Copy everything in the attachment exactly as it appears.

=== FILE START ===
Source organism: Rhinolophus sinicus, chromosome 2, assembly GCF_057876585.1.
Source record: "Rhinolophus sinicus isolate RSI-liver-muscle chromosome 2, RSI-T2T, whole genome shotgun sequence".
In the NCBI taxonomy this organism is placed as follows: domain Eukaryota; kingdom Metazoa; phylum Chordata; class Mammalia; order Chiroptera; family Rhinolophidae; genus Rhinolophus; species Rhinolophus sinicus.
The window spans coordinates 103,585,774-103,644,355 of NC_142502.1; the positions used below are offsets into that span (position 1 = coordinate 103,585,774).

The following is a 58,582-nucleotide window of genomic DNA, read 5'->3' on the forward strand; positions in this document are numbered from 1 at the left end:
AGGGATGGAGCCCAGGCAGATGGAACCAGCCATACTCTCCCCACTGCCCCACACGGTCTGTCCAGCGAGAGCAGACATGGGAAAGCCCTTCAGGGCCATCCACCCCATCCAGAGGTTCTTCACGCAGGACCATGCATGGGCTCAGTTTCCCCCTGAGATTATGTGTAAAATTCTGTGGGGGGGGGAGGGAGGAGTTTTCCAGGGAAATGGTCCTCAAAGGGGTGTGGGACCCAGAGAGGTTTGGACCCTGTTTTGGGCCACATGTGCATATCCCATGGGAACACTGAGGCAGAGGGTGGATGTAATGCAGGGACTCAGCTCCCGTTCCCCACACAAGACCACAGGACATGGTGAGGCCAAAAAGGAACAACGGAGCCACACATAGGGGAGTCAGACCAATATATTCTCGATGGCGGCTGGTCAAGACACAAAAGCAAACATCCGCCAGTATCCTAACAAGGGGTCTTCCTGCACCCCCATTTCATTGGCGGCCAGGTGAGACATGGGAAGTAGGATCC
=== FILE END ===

Source organism: Rhinolophus sinicus, chromosome 2, assembly GCF_057876585.1.
Source record: "Rhinolophus sinicus isolate RSI-liver-muscle chromosome 2, RSI-T2T, whole genome shotgun sequence".
In the NCBI taxonomy this organism is placed as follows: domain Eukaryota; kingdom Metazoa; phylum Chordata; class Mammalia; order Chiroptera; family Rhinolophidae; genus Rhinolophus; species Rhinolophus sinicus.
The window spans coordinates 103,585,774-103,644,355 of NC_142502.1; the positions used below are offsets into that span (position 1 = coordinate 103,585,774).

The following is a 58,582-nucleotide window of genomic DNA, read 5'->3' on the forward strand; positions in this document are numbered from 1 at the left end:
AGGGATGGAGCCCAGGCAGATGGAACCAGCCATACTCTCCCCACTGCCCCACACGGTCTGTCCAGCGAGAGCAGACATGGGAAAGCCCTTCAGGGCCATCCACCCCATCCAGAGGTTCTTCACGCAGGACCATGCATGGGCTCAGTTTCCCCCTGAGATTATGTGTAAAATTCTGTGGGGGGGGGAGGGAGGAGTTTTCCAGGGAAATGGTCCTCAAAGGGGTGTGGGACCCAGAGAGGTTTGGACCCTGTTTTGGGCCACATGTGCATATCCCATGGGAACACTGAGGCAGAGGGTGGATGTAATGCAGGGACTCAGCTCCCGTTCCCCACACAAGACCACAGGACATGGTGAGGCCAAAAAGGAACAACGGAGCCACACATAGGGGAGTCAGACCAATATATTCTCGATGGCGGCTGGTCAAGACACAAAAGCAAACATCCGCCAGTATCCTAACAAGGGGTCTTCCTGCACCCCCATTTCATTGGCGGCCAGGTGAGACATGGGAAGTAGGATCC